Cartlidge & Browne Chardonnay 2001
Chardonnay from California
The majority of the fruit for the 2001 Chardonnay came from two different parts of the Sacramento River Delta region. The largest lot (44%) was harvested at between 23.5° and 23.8° Brix from vineyards just east of Lodi, while a further 38% was harvested at between 23.5° and 24.4° Brix from the Clarksburg area west of the river. The balance of the blend (18%) came from three vineyards in the Russian River region of Sonoma County. All but 21% of the wine was fermented in barrel - the Russian River portion entirely in French oak, the Lodi portion entirely in American oak and the Clarksburg portion in a combination of 70% American and 30% French oak. Barrel stirring (batonage) was performed on 40% of the barrel fermented lots and all saw between 3 and 6 months of lees contact. 92% of the wine completed malolactic fermentation.
Extremely aromatic, this 2001 Chardonnay offers luscious tropical fruit flavors with ripe citrus highlights. The intense fruit is backed by toasty oak and creamy malolactic notes. Well balanced with a smooth, rich texture on the palate, the wine will be delightful as an accompaniment to light pastas, chicken and seafood or by itself as an aperitif.
Cartlidge & Browne Winery
About Other California
California has nearly 100 American Viticulture Areas (AVAs) and accounts for almost 90% of wine production in the United States. In our section of Other California, we include wines from smaller AVAs as well as wines from the California AVA. Here are a few smaller AVAs you may see on the label:
Livermore Valley AVA, located right outside of San Francisco and home to wineries such as Wente.
Lodi County AVA, an AVA further east of San Francisco and known for its excellent, old-vine Zinfandels.
San Francisco Bay AVA, a sprawling AVA that covers Contra Costa, Santa Clara and Santa Cruz counties, to name a few.
Wine that holds only the California AVA is typically a wine that includes grapes from a number of different AVAs, which leads to the general labeling of the wine as California. This does not denote the quality of the wine, only the diversity of where the grapes originate.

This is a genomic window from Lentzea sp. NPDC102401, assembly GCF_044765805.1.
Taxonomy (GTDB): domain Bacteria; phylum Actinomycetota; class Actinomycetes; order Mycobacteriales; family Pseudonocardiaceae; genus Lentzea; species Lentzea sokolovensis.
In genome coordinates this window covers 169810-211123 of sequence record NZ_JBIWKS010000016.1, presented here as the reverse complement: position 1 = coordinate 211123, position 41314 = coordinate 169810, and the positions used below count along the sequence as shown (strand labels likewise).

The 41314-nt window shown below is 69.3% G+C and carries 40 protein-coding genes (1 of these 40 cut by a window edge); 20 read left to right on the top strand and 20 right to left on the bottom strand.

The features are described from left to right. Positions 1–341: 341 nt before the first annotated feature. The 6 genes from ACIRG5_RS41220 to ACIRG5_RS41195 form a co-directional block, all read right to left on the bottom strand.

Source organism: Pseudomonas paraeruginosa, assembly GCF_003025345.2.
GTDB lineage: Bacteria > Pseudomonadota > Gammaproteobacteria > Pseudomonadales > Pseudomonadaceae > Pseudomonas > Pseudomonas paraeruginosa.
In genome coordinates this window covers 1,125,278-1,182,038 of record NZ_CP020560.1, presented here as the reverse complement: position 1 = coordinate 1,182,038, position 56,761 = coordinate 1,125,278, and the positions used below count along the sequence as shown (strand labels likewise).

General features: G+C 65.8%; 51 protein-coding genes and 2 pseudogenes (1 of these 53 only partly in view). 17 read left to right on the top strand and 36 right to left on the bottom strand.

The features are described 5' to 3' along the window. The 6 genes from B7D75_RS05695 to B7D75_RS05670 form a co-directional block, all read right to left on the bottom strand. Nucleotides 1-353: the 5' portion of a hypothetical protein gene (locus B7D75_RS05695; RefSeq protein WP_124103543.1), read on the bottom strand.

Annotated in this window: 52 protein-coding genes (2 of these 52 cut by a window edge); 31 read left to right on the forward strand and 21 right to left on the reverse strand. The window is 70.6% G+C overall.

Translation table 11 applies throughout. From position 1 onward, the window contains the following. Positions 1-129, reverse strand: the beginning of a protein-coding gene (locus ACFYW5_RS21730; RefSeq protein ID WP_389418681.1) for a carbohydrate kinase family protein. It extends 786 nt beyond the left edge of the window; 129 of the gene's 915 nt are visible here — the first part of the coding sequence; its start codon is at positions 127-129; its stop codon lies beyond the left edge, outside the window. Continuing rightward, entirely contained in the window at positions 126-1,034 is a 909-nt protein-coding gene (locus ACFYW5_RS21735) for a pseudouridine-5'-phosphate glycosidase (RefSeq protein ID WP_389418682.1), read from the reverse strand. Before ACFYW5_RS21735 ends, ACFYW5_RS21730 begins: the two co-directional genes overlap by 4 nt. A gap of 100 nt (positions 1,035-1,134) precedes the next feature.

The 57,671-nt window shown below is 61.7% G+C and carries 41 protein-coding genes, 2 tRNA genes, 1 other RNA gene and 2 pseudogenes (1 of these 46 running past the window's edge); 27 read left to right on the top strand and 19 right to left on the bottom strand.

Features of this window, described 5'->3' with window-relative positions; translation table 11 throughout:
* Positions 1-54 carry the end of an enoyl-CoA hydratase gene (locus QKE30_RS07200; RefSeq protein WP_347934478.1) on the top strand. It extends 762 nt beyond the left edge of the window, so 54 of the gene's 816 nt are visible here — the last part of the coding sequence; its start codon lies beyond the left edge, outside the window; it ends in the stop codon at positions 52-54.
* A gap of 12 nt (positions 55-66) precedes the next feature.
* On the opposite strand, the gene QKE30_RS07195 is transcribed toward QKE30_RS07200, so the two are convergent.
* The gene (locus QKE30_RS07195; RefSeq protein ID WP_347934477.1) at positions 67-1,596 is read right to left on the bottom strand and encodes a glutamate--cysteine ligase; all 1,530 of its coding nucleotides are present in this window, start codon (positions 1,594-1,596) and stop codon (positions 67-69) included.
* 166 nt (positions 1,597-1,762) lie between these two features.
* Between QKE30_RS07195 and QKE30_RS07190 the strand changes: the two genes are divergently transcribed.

It's not rare to see a wine's country of origin listed as "California." A country into itself in the wine world, California makes enough varieties and styles to match many European wine countries. It produces a diverse range of wines that span the quality spectrum.
The most famous of the California wine regions is Napa Valley, and these wines are certainly outstanding – but it's not as broad and diverse as its larger neighbor, Sonoma County. Down south, Santa Barbara's Santa Maria Valley is well-known for its Rhône blends, as well as cool-climate varieties like Pinot and Chardonnay. The Central Coast, the largest California AVA, has many different microclimates that lead to a wide range of wines with many sub-AVAs.
Alcohol By Volume Guide
Most wine ranges from 10-16% alcohol by volume. Some varietals tend to have higher (for example Zinfandel and Cabernet Sauvignon) or lower alcohol levels (Pinot Noir and many white varietals), but there is always some variation from producer to producer. Some wine falls outside of this range, for instance Port weighs in closer to 20%, while Muscat and Riesling are usually a bit below 10%.
Wine Style Guide
Light & Crisp
- Light to medium bodied wines that are high in acid and light to medium fruit. Typically no oak.
Fruity & Smooth
- Light to medium bodied wines with lots of juicy fruit, typically medium acid and medium oak.
Rich & Creamy
- Full bodied wines that have typically undergone malo-lactic fermentation and/or spent time in oak.